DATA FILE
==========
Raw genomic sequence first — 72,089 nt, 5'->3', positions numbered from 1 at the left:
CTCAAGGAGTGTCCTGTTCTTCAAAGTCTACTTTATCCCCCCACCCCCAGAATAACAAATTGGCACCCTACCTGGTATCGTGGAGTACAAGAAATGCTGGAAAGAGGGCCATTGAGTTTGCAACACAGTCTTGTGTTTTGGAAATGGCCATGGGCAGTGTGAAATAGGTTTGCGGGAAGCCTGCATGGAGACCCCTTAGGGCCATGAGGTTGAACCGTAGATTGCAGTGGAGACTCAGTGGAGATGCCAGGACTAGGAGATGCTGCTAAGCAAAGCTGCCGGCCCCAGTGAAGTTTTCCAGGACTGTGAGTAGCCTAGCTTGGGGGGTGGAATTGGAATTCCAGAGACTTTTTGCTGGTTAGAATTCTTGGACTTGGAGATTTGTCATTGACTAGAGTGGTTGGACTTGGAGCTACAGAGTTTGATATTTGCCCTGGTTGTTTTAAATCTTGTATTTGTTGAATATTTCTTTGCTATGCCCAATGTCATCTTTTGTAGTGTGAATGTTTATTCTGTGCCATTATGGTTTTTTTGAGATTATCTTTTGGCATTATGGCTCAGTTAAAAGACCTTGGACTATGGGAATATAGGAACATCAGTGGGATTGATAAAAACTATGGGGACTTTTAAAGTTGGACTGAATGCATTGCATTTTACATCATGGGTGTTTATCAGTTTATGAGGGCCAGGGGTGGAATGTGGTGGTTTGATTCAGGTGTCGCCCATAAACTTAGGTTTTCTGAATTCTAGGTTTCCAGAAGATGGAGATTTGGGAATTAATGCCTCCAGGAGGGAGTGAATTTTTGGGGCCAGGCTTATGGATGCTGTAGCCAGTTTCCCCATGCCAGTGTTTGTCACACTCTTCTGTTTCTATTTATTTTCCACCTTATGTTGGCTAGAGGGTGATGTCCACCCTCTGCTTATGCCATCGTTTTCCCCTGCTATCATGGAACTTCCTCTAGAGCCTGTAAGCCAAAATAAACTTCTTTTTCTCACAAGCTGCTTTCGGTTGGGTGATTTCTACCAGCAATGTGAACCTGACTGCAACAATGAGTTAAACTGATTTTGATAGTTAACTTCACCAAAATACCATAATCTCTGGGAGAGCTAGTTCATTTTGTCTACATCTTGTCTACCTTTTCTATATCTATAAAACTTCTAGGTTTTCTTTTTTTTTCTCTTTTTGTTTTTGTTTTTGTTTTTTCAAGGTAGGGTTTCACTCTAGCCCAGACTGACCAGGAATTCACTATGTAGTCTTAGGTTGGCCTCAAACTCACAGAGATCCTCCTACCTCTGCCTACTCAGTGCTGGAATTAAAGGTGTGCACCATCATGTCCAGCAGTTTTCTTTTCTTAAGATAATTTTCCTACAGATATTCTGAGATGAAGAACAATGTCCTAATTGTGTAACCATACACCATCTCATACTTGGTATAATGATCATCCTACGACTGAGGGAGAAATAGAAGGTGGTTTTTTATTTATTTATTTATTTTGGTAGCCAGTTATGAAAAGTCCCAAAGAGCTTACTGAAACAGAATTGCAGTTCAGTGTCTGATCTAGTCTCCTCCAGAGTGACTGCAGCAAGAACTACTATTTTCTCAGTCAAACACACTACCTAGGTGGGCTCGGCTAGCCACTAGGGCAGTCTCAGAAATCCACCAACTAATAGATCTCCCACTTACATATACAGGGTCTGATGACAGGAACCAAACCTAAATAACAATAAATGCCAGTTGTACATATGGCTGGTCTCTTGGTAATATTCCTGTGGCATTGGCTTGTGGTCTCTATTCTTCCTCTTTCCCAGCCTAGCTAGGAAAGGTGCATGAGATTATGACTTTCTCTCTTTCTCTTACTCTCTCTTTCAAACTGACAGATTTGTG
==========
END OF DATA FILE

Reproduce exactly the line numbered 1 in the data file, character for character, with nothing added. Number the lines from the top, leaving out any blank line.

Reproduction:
Raw genomic sequence first — 72,089 nt, 5'->3', positions numbered from 1 at the left: